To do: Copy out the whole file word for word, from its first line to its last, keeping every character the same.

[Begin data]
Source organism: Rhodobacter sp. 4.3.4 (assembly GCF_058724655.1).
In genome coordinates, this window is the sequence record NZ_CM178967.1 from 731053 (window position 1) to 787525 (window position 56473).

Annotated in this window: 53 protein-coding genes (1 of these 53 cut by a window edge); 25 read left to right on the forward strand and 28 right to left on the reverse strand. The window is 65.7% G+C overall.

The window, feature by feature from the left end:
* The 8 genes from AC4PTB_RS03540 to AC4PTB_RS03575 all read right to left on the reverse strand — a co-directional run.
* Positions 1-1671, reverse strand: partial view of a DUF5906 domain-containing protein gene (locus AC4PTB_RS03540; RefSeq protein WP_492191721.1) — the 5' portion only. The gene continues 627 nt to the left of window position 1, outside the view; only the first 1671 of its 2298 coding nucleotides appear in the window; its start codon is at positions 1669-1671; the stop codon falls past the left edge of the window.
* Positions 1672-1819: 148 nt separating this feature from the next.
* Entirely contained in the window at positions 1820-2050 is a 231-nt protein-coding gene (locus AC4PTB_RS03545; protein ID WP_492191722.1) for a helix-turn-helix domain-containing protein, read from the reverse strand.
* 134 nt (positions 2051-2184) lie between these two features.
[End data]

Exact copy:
Source organism: Rhodobacter sp. 4.3.4 (assembly GCF_058724655.1).
In genome coordinates, this window is the sequence record NZ_CM178967.1 from 731053 (window position 1) to 787525 (window position 56473).

Annotated in this window: 53 protein-coding genes (1 of these 53 cut by a window edge); 25 read left to right on the forward strand and 28 right to left on the reverse strand. The window is 65.7% G+C overall.

The window, feature by feature from the left end:
* The 8 genes from AC4PTB_RS03540 to AC4PTB_RS03575 all read right to left on the reverse strand — a co-directional run.
* Positions 1-1671, reverse strand: partial view of a DUF5906 domain-containing protein gene (locus AC4PTB_RS03540; RefSeq protein WP_492191721.1) — the 5' portion only. The gene continues 627 nt to the left of window position 1, outside the view; only the first 1671 of its 2298 coding nucleotides appear in the window; its start codon is at positions 1669-1671; the stop codon falls past the left edge of the window.
* Positions 1672-1819: 148 nt separating this feature from the next.
* Entirely contained in the window at positions 1820-2050 is a 231-nt protein-coding gene (locus AC4PTB_RS03545; protein ID WP_492191722.1) for a helix-turn-helix domain-containing protein, read from the reverse strand.
* 134 nt (positions 2051-2184) lie between these two features.